When students do not get good grades in school, many people jump to often ridiculous conclusions–i.e., that Junior has a learning disorder, that teachers are not doing their job, or that there is something wrong with the school system. It might surprise some of these parents to realize and to accept the fact, though, that what is really at fault is the child’s lack of studying skills or the reluctance or inability to abide by these time-tested and extremely effective practices:
1. Do the homework. Whether it is grade or graduate school, one of the most effective ways for students to get a good grade is by doing the assigned work. In most instances, homework mirrors what is on tests, helps people to learn more effectively, and is a very good predictor of how students will do in any class. Many students, though, not realizing the importance of homework and not willing to invest the time required to do it, fail to avail themselves of its multi-faceted benefits.
2. Maintain good attendance. Especially in science and in math (where each lesson taught cannot be grasped without a good understanding of previous lessons), every single class matters greatly. Students who miss any lesson are simply not prepared to go on with the work ahead. The only way to get good grades in most subjects, in fact, is by being in class on a regular basis and by keeping up with the material covered.
3. Be in class on time. Many students (especially in college) maintain a good attendance but repeatedly show up for class late. This can be just as bad as having bad attendance, if the practice is on-going and unaddressed. Missed class time translates into material that was not absorbed and that, in turn, easily translates into bad grades.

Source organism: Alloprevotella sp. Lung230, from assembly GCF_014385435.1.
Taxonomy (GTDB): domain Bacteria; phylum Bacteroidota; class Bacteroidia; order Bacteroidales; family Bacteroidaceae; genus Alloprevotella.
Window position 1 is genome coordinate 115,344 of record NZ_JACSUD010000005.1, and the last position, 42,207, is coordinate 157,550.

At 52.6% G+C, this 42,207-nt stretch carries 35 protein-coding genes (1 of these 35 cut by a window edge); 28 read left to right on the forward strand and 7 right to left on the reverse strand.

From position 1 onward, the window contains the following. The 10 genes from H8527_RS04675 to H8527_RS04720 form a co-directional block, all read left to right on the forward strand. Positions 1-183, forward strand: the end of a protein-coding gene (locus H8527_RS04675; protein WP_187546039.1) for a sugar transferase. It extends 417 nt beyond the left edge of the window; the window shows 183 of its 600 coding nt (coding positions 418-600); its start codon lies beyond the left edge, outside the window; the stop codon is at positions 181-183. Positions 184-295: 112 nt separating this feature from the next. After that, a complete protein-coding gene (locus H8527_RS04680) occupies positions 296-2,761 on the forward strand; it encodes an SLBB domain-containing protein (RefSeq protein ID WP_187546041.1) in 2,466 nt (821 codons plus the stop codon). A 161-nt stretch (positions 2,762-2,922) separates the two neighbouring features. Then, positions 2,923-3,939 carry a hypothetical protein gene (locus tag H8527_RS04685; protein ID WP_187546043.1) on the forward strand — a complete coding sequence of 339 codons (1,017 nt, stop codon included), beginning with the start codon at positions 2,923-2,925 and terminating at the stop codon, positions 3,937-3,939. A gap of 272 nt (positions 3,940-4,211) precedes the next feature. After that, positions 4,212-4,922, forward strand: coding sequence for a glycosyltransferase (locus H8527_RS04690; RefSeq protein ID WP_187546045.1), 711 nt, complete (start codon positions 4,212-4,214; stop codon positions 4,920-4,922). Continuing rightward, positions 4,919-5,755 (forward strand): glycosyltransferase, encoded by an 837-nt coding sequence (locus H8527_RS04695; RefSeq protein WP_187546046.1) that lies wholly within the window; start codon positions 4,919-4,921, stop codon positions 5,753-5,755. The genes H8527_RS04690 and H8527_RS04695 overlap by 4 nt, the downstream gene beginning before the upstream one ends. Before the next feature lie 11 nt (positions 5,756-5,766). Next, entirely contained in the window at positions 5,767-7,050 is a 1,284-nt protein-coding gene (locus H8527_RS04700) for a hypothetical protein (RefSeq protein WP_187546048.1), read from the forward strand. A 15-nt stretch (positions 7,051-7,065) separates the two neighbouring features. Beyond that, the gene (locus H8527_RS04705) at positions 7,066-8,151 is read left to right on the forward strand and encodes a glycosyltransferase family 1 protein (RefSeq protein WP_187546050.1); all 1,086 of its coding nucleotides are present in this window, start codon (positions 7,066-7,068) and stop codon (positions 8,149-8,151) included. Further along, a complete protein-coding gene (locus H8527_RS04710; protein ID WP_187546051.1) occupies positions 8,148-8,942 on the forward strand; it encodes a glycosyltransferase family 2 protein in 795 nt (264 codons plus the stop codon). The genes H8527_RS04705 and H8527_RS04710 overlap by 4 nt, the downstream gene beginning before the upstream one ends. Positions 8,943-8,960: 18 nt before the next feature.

4. Ask questions when appropriate. Some students, fearing that their questions are stupid, or simply succumbing to shyness, fail to ask questions when they don’t understand something. Not having fully absorbed the material, they go on to the next series of lessons, their confusion increasing as time goes by. Ultimately, they feel lost and overwhelmed and poor grades are generally the result.
5. Take good notes in class; get notes from classmates when absent. Taking notes in class has a dual purpose. For starters, it helps in the learning process. Writing down what is discussed in class helps students to remember it. Hand-written notes also provide the best material when studying for tests.
6. Stay on good terms with the teacher or instructor. It is imperative that students always be courteous and cooperative–at the very least, to not be disruptive or make a teacher’s jobs more difficult than it has to be. Some instructors will hold lack of cooperativeness against students when it comes to grading–actually, class participation and behaviour is oftentimes part of the grading scheme. Teachers are more likely to reward students who do what they are told and are respectful.
7. Keep up with all the assigned readings. Many students, thinking that they can catch up later, sometimes put off their assigned reading. They also use their time for more fun things than reading “boring” material. Getting good grades, however, often comes down to doing the required reading, preferably one section at a time (as opposed to cramming through whole chapters the night before a test).
8. Get tutoring when needed. Some students are too ashamed to admit that they need help with some subjects; others, after falling behind on assigned reading or homework, also end up in the “I need help” pool. Whatever the reason, most students can get fairly good grades (or at least pass the class), if they get tutoring early on in the semester.
9. Set aside some time for studying, preferably in an adequate place with fewest distractions. This helps students to keep up with their reading, to do regular reviews, and to complete their homework on time.
10. Preferably based on formal aptitude assessment, determine and sign up for subjects that will best satisfy long-term career goals and personal interests. Some students do poorly in school because they end up taking classes in which they have little or no interest. They may also sign up for programs only because it’s supposed to lead to a good paying job, even though the subject is not personally appealing. Whenever possible, students should exercise their right to decide what to study. Having a personal interest in a subject is one way to ensure getting good grades.